Tag Archives: Defaulters

Attachment of Immovable Property by ESIC & EPFO !

The procedure followed for the recovery of arrears from the defaulters is common for both the ESIC and the EPFO. The provisions of the Second Schedule to the Income Tax Act, 1961 and the Income Tax (Certificate Proceedings) Rules, 1962 as were in force as on 01.04.1989 are followed by both the organisations. The procedure followed by the Recovery Officers and the rights of the defaulters and the general public are brought out in the Power Point Presentation given below.

Click on the slide below to reach the Presentation
 

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Filed under For Trainees, Powerpoints, Recovery

Action Against Defaulters: Quo vadis, the ESIC?

Excerpts from a news item from the Times of India dated 07.12.2012:

“It has been observed that open-ended assessment, inquiries and investigations serve no real purpose. Moreover, such inquiries often do not result in the identification of beneficiaries and only tend to harass the employers and establishments. It is accordingly directed that no inquiry or probe shall ordinarily go beyond seven years that is, it shall cover the period of default not exceeding preceding seven financial years. It is to be ensured that compliance actions are initiated in time and there is normally no reason for extending the scope of investigation and assessment inquiry beyond previous seven financial years,” Central PF commissioner R C Mishra said in a circular issued on November 30, the day he superannuated.

“This circular is anti-worker. The law of limitation does not apply on us and does not stand the test of law as there are several Supreme Court rulings on the issue,” said A D Nagpal, Hind Mazdoor Sabha secretary and a trustee on the EPFO board.

“Nagpal said that fearing action, employees often do not complain against their employer till they leave service and the new provision will make it impossible for them to claim what is due to them.”

“It is not proper to have a time limit for what is an employee’s right,” added CITU president A K Padmanabhan, who is also on the EPFO board. He said the EPF statement usually does not reach employees on time and very few actually check the balance and deposits carefully.

Even before the circular was issued, there were protests within EPFO over the move. Sources said some of the members of a committee of officers on judicial proceedings had opted out from giving their recommendations as they recognized that the move was not employee-friendly. Yet, Mishra went ahead and issued the directive.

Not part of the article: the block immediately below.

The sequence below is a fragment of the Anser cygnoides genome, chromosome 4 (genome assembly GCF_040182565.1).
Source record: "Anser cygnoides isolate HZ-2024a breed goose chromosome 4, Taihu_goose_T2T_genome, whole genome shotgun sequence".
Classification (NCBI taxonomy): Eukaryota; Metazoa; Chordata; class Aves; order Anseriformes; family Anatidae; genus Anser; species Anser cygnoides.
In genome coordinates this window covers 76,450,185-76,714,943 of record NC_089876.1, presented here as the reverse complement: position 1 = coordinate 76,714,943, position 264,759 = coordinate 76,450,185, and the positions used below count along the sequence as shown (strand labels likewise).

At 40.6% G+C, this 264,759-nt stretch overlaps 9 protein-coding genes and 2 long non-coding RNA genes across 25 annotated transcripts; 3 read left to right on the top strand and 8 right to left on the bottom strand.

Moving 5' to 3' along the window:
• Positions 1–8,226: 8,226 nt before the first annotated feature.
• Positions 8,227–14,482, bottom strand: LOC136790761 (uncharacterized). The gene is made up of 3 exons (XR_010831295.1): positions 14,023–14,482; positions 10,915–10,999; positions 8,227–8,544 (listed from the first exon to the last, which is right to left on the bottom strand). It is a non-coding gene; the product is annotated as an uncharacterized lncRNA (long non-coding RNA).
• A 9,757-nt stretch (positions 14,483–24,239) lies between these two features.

TIMES VIEW

“In a country which has precious little by way of a social safety net, the provident fund is one of the few such fallback options, even if only for those in the organized labour force. Any change in the rules governing this scheme must therefore be tested on the touchstone of whether it enhances the safety net or weakens it. Imposing a time limitation on when defaults can be investigated clearly weakens it. Most of those whose savings lie in the EPF do not regularly track whether money is being deposited in it by their employers and, if so, whether it is as much as it should be. They may well discover a default well after it happens. Clearly, they cannot be left with no scope for redress due to a time limitation clause.”

What happened in the ESIC? The ESIC had, silently, restricted the duration to five years (and not seven as in the EPFO) and got the Act amended too. The cut-off date for determining the five years period is not with reference to the financial years but with reference to the 21st of every month. The cut-off date was just left to float, so fast.

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Defaulters: what the ESIC could do but did not.

Action had been taken once very effectively and enthusiastically by the ESIC Officers’ Federation in the year 1997 through a Member of the Standing Committee Mr. Gautam hailing from Mumbai, to streamline the work of follow-up with the defaulters by making it easier for the employers to pay the contribution. All the Regions were asked to give their opinion on it. And, all the Regions supported that proposal.

A recap of that proposal is appropriate.

  1. Every employer covered under the ESI Act would pay the contribution through a Cheque or Demand Draft in the Branch Office (then, Local Office) and get formal acknowledgment of the same.
  2. No payment would be received in cash by the Branch Office. The Branch Manager will arrange to deposit all the instruments  in the ESI Corporation’s Bank Account the next day by preparing a Broad Sheet for the same.
  3. By twenty second of every month, he would easily know which employer did not pay the Contribution for the previous month and issue notices to all those Partial Defaulters besides calling them over phone and remind them.
  4. In the case of Persistent Defaulters, he would issue Show Cause Notices after the six monthly Period of Contribution is over and send the notice as well as acknowledgment to the Regional Office for taking action for prosecution.
  5. He would, during the course of the month, obtain the Bank Reconciliation Statement and ensure that all the cheques and Demand Drafts presented by him were accounted for and no cheque was dishonoured.
  6. In the event of dishonour of any cheques, the Branch Manager would take further action of issuing notices in time as per law and send the papers to the Regional Office for further action.

This process was suggested by the ESIC Officers’ Federation after a lot of deliberation with various Regional Units.

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